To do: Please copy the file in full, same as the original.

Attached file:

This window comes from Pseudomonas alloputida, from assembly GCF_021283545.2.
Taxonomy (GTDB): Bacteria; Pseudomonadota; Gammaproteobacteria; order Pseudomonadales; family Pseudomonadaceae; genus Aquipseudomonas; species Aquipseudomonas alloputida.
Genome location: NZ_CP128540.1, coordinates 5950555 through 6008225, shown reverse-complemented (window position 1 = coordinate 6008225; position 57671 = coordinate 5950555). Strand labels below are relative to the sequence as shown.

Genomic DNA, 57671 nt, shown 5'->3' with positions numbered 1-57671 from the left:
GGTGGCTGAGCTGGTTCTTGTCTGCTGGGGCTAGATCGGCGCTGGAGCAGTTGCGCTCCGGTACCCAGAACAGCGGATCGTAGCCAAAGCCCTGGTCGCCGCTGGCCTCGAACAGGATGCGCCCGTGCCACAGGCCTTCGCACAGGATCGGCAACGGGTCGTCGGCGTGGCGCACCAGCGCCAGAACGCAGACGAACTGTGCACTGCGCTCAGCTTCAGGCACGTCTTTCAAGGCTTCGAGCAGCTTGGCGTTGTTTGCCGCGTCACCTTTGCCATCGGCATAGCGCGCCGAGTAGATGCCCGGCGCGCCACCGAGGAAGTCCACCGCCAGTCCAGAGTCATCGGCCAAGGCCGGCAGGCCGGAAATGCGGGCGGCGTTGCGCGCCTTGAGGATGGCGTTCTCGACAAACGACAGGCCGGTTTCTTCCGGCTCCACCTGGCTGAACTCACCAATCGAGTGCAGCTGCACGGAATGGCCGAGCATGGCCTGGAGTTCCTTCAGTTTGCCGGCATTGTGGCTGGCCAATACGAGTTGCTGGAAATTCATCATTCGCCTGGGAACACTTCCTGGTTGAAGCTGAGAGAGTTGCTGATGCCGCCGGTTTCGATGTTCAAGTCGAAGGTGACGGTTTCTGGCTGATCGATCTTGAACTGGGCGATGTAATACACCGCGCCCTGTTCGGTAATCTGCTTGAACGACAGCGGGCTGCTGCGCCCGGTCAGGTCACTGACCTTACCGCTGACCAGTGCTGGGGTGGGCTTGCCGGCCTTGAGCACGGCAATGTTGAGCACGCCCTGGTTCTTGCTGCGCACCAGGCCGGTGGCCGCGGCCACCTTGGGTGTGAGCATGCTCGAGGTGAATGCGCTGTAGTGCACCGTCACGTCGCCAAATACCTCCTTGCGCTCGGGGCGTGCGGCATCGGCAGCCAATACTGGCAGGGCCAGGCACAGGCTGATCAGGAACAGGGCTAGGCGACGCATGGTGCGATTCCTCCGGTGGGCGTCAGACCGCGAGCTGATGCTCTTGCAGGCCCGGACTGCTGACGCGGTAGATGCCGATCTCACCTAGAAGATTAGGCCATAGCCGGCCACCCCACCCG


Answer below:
This window comes from Pseudomonas alloputida, from assembly GCF_021283545.2.
Taxonomy (GTDB): Bacteria; Pseudomonadota; Gammaproteobacteria; order Pseudomonadales; family Pseudomonadaceae; genus Aquipseudomonas; species Aquipseudomonas alloputida.
Genome location: NZ_CP128540.1, coordinates 5950555 through 6008225, shown reverse-complemented (window position 1 = coordinate 6008225; position 57671 = coordinate 5950555). Strand labels below are relative to the sequence as shown.

Genomic DNA, 57671 nt, shown 5'->3' with positions numbered 1-57671 from the left:
GGTGGCTGAGCTGGTTCTTGTCTGCTGGGGCTAGATCGGCGCTGGAGCAGTTGCGCTCCGGTACCCAGAACAGCGGATCGTAGCCAAAGCCCTGGTCGCCGCTGGCCTCGAACAGGATGCGCCCGTGCCACAGGCCTTCGCACAGGATCGGCAACGGGTCGTCGGCGTGGCGCACCAGCGCCAGAACGCAGACGAACTGTGCACTGCGCTCAGCTTCAGGCACGTCTTTCAAGGCTTCGAGCAGCTTGGCGTTGTTTGCCGCGTCACCTTTGCCATCGGCATAGCGCGCCGAGTAGATGCCCGGCGCGCCACCGAGGAAGTCCACCGCCAGTCCAGAGTCATCGGCCAAGGCCGGCAGGCCGGAAATGCGGGCGGCGTTGCGCGCCTTGAGGATGGCGTTCTCGACAAACGACAGGCCGGTTTCTTCCGGCTCCACCTGGCTGAACTCACCAATCGAGTGCAGCTGCACGGAATGGCCGAGCATGGCCTGGAGTTCCTTCAGTTTGCCGGCATTGTGGCTGGCCAATACGAGTTGCTGGAAATTCATCATTCGCCTGGGAACACTTCCTGGTTGAAGCTGAGAGAGTTGCTGATGCCGCCGGTTTCGATGTTCAAGTCGAAGGTGACGGTTTCTGGCTGATCGATCTTGAACTGGGCGATGTAATACACCGCGCCCTGTTCGGTAATCTGCTTGAACGACAGCGGGCTGCTGCGCCCGGTCAGGTCACTGACCTTACCGCTGACCAGTGCTGGGGTGGGCTTGCCGGCCTTGAGCACGGCAATGTTGAGCACGCCCTGGTTCTTGCTGCGCACCAGGCCGGTGGCCGCGGCCACCTTGGGTGTGAGCATGCTCGAGGTGAATGCGCTGTAGTGCACCGTCACGTCGCCAAATACCTCCTTGCGCTCGGGGCGTGCGGCATCGGCAGCCAATACTGGCAGGGCCAGGCACAGGCTGATCAGGAACAGGGCTAGGCGACGCATGGTGCGATTCCTCCGGTGGGCGTCAGACCGCGAGCTGATGCTCTTGCAGGCCCGGACTGCTGACGCGGTAGATGCCGATCTCACCTAGAAGATTAGGCCATAGCCGGCCACCCCACCCG